Unfortunately, a problem with a freezer in town meant one crew had part of its whale spoil. But, there was enough from all the crews combined to feed everyone well.

Rexford helped make mikigaq, which also takes time. It gets made and then taken outside to freeze. Right before the feast, it gets thawed out again to serve.

Servers take a special place in the feasts. They spend much of the early meal taking care of the other guests and then are served, in kind, by those they helped earlier. Seated together around a table, they enjoy their meal at the end.

"Being a server is a really awesome job, just to serve everybody who's there and make sure everybody has enough food," Rexford explained. "It's just a special time of year to see everybody out and about."

The meal starts with a prayer. After, everyone pulls out their drums for hours of singing and dancing.

"Usually the successful crews are honored during the dances. The captain usually goes up, and then all the crew comes up to follow and they do a couple dances for everybody and everybody celebrates and hugs everybody," she said. "There's not any specific songs; it's usually the fun songs they do. It's part of a good celebration because there's a lot of hard work to do."

Everyone joins in, from the youngest kids to the wisest Elders.

"It's so different. You don't get that everywhere you go. For the whole community to come out and to see family sitting amongst each other and to give everybody hugs and take family photos and being able to share [is important]," said Rexford.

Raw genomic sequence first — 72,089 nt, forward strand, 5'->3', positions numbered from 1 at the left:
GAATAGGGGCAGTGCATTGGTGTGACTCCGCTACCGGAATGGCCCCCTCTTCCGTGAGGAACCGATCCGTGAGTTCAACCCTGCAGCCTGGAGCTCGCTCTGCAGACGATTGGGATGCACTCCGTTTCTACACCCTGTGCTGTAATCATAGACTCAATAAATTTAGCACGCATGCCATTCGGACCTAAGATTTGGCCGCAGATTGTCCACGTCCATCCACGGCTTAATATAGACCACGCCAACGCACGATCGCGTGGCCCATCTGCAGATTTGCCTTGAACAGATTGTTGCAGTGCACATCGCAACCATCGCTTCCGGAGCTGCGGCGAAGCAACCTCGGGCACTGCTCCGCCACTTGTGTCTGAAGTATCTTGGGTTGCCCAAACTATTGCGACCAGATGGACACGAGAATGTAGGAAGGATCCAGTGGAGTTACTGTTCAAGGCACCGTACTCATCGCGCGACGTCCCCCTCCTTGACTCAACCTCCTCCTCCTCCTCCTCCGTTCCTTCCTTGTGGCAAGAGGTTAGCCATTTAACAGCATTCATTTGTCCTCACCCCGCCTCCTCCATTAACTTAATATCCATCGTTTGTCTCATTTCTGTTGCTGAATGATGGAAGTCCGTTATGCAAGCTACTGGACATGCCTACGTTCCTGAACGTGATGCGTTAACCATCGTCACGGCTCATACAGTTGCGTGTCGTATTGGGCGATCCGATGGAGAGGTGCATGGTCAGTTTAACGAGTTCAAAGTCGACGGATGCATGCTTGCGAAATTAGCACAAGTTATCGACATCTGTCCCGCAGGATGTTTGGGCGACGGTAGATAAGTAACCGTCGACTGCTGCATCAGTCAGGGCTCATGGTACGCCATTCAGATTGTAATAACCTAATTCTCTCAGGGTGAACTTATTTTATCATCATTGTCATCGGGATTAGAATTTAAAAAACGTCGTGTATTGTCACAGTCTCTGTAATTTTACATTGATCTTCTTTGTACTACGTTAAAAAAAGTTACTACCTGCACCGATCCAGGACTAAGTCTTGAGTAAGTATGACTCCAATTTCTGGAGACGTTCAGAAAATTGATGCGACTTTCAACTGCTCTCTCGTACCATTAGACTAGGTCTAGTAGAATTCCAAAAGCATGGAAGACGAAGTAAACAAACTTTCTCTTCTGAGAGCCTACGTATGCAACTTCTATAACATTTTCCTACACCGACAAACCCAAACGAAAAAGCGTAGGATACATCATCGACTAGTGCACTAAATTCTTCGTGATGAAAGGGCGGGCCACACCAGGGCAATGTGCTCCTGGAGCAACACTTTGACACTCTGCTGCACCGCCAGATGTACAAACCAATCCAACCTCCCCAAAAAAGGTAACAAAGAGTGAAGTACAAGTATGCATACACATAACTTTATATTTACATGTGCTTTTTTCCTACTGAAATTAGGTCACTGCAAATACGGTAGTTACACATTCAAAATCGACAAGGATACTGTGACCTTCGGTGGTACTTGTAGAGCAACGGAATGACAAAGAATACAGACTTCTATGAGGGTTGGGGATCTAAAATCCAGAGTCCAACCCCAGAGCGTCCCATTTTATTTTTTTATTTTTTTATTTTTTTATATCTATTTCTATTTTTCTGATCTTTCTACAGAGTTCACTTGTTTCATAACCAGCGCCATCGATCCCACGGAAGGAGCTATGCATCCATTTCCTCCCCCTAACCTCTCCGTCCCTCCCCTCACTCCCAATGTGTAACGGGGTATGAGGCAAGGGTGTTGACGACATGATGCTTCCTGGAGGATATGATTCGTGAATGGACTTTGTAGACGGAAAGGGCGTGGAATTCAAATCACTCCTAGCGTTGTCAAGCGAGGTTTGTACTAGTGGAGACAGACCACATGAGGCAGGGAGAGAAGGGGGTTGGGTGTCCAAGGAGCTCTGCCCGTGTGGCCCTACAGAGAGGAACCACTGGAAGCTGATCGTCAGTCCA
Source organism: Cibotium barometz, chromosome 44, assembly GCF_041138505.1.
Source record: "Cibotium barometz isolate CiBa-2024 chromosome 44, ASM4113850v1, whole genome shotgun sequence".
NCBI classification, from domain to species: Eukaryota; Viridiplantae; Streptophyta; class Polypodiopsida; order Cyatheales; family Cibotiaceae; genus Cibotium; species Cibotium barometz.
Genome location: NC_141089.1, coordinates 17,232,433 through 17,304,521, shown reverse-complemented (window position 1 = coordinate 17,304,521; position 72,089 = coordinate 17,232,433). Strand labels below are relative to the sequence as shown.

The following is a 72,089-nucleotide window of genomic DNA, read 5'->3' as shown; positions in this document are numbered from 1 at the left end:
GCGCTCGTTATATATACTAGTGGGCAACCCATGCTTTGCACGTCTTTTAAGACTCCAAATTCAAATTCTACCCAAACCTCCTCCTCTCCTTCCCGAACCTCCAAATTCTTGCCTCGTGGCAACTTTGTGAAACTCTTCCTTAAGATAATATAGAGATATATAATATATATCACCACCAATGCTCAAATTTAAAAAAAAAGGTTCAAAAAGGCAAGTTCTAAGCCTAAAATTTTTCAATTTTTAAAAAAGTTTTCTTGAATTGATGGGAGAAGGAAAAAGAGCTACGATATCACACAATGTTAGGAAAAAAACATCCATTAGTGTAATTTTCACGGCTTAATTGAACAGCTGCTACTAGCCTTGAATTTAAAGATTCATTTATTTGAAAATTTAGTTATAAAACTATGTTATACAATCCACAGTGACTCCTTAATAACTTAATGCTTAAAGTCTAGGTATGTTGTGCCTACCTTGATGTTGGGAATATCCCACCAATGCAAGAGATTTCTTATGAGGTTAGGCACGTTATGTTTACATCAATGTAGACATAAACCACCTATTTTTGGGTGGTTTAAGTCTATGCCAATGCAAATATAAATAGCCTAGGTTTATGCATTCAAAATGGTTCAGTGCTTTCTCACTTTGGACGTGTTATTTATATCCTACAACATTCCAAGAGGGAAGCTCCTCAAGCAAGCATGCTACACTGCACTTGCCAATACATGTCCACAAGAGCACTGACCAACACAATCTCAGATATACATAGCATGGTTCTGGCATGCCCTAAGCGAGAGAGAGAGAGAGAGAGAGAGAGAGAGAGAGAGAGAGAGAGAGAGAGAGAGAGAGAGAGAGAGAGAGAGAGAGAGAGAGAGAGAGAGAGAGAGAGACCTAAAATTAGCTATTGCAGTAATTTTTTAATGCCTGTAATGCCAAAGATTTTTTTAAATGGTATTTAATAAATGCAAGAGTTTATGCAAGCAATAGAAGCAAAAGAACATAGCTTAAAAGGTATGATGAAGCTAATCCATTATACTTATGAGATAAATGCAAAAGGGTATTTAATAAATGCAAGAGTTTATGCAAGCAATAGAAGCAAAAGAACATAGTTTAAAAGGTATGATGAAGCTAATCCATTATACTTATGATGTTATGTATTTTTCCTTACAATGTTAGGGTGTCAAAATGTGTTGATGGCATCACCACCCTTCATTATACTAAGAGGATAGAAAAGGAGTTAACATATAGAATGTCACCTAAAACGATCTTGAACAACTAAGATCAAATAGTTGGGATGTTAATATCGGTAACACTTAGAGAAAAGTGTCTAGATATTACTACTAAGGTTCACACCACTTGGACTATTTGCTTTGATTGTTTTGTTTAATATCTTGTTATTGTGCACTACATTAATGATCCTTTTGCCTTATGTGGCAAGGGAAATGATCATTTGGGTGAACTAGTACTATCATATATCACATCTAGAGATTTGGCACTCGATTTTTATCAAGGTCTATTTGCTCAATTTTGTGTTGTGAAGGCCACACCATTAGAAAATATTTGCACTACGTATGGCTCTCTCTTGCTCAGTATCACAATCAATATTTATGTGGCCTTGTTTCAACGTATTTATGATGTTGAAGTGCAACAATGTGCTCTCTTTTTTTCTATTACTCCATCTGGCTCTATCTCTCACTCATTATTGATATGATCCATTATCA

From the start of the day until late at night, everyone is together, celebrating as one.

Now that the Thanksgiving feast is over, preparations are already beginning for the rest of the holiday season.

"Everybody's kind of taking a break," she said. "But, Christmas is coming up soon. What days are we going to cut? What days are we all going to be here? Because there's a lot of people who go out for Christmas shopping or even vacation, so if your crew caught a whale, you can't plan a vacation. You have to stay home and make sure you get all that job done. It's kind of their job to make sure the whale is cut up and ready for the next one. Some crews like to get it done a week ahead or a couple days before. It's just depending on the captain."

Along with the upcoming feast is holiday games and New Year's festivities.

It's a good start to a busy season that will be marked by what brings each community together — the people and the place we call home.

 

Copyright 2017 The Arctic Sounder is a publication of Alaska Media, LLC. This article is © 2017 and limited reproduction rights for personal use are granted for this printing only. This article, in any form, may not be further reproduced without written permission of the publisher and owner, including duplication for not-for-profit purposes. Portions of this article may belong to other agencies; those sections are reproduced here with permission and Alaska Media, LLC makes no provisions for further distribution.